Regarding the control of workers, the CC OO representative assures that “the company does have systems to measure the pace at which its employees work. “Many carry a PDA that tells them where to go for the products and what items to pick up, and the company is the one that establishes how long this process should take. If they determine that it should last 30 seconds and they go too far, it starts beeping. The worker who does not achieve the objectives is fired, arguing low productivity. That is the reality,” she says.

Throughout the center of Barcelona there are several areas with screens where the performance of the plant is analyzed. According to the company, from there it is also detected if there is any type of incident that is preventing the pre-established workload from being carried out.

One point on which the company and CC OO do agree is that Amazon has reduced temporary employment and increased permanent discontinuous employment. Berceruelo applauds him, but points out that it has not been by the company’s own will but because of the result of the complaints filed with the Labor Inspectorate against the company, “for exceeding the temporality established by the agreements”, and also due to the new labor reform , which sets more demanding limits in that sense.

The company assures that it does not look at “performance per employee”, but CC OO denies it

Regarding unionization, Rodríguez highlighted the good relationship they have with the unions. He assured that the number of union representatives is 195 and that of the 40 operations centers they have in the country, 15 have a works council; among them, six of the 9 first-mile logistics centers, which are the ones that employ the most workers.

According to the company’s calculations, more than 75% of the workers at its operations centers in Spain have union representation. Those responsible for Amazon clarified that by law the centers cannot promote union elections if they are not more than six months old and that the logistics stations are less unionized because they have much less staff.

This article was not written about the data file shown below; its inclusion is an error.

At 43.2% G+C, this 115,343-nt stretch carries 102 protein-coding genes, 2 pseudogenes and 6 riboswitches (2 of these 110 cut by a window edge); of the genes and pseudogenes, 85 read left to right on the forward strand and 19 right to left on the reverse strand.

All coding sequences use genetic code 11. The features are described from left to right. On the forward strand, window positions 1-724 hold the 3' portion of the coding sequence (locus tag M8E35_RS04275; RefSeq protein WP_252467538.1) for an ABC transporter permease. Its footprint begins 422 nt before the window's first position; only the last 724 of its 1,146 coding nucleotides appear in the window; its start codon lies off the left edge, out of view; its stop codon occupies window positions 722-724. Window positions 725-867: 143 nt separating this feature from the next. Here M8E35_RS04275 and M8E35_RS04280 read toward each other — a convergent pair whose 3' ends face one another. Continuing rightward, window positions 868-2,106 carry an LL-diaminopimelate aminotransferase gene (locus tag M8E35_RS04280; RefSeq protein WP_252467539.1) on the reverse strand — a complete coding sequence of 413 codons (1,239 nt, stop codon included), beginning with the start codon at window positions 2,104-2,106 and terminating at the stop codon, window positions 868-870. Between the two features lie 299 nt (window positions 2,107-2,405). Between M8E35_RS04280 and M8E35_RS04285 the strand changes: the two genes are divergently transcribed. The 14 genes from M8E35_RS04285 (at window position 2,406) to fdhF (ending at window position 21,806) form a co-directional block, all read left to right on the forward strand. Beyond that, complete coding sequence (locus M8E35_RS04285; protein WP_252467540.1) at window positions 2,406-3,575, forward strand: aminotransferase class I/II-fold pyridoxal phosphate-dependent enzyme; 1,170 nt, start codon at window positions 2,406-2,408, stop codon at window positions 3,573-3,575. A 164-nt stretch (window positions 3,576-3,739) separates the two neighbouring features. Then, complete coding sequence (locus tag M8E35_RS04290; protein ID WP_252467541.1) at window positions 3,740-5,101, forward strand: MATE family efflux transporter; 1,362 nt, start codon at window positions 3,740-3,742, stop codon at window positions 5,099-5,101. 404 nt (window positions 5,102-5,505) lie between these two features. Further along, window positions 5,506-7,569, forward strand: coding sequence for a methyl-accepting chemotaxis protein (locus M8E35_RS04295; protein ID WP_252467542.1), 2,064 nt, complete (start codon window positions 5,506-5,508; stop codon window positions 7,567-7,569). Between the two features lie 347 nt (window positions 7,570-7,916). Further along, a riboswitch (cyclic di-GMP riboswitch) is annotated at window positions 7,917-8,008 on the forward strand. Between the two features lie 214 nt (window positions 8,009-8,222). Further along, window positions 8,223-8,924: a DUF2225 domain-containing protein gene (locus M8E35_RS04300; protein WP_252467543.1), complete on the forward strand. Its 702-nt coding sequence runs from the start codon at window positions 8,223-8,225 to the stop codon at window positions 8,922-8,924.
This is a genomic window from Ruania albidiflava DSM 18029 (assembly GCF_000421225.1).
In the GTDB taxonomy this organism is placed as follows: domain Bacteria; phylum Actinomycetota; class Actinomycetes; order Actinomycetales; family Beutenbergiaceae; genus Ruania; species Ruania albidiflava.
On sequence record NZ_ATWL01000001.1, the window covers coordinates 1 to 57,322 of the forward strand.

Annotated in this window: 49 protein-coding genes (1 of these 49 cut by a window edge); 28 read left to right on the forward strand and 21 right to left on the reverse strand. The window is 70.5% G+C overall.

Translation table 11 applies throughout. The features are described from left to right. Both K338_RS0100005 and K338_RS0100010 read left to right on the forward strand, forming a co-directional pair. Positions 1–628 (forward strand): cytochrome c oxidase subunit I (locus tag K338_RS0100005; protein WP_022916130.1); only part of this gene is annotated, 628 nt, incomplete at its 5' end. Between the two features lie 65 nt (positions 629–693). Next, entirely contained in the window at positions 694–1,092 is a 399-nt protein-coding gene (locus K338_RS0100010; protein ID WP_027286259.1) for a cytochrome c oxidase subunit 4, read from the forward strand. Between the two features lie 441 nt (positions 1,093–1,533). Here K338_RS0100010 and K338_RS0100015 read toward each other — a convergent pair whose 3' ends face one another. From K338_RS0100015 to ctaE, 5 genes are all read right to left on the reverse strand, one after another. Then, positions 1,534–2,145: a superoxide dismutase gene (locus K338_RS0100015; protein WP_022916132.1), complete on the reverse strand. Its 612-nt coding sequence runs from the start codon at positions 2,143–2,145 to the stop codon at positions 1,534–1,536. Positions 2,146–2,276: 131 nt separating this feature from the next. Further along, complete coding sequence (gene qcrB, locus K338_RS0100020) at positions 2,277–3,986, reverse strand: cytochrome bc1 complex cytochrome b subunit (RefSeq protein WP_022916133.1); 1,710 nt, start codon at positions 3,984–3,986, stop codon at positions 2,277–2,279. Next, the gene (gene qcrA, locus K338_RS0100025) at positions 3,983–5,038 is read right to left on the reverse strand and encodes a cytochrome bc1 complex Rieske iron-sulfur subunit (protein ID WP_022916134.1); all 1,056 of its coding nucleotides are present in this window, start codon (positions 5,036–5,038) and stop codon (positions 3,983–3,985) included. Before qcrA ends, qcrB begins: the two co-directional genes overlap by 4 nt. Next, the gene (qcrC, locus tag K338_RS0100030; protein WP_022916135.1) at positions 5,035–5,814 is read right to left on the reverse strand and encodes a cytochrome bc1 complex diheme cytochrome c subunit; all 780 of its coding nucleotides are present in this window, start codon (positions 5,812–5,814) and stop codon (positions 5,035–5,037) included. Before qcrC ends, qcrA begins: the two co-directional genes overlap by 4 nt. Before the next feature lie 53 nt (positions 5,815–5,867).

Alejandra Rodriguez explained that in the last year 12 union elections were held, which mainly included new company committees, but also new union delegates. And she gave as an example of the collaboration they maintain with the unions the vote to renew an agreement with the committee of the center of Barcelona to be able to work on weekends. It was approved with 80% participation and 78.8% of votes in favor. It was ratified with the commitment that the company pay 45 euros for each Saturday or Sunday worked, in addition to giving a holiday during the week.

A worker places boxes with products.


A worker places boxes with products.

The directors recalled that last year the company promised to reach 25,000 jobs in 2025, and detailed that currently 38% of its workforce is under 30 years of age, the percentage of women is 36% and workers they come from 100 different countries (65 in the case of El Prat, where the most represented nationality is Spanish and, the second, Venezuelan). More than 1,000 employees are focused on IT and engineering, and more than 150 people work in positions related to occupational health and safety.

According to Marc Zenon, the robotization of centers “not only helps to be more agile, but also makes jobs safer”. He does not believe that robots affect employability, because as he pointed out, “the only one of Amazon’s large logistics centers in Spain without robotization is the one in San Fernando de Henares and it has 2,500 workers, less than here.” The manager admitted, however, that they have not calculated how many meat and bone workers they would need in the El Prat center if it did not have robots.

Regarding the obligation to reveal the algorithms for the organization of work, which established the so-called ‘riders law’, Rodríguez clarified that they have had several requests and that all the information on how they make hiring, rotation or hiring decisions has been shared. promotion with the unions. “It’s something we were already doing before the law. In addition, there is a lot of legend about artificial intelligence, but decisions about the impact on employment are still made by managers, taking into account quality and safety ratios.”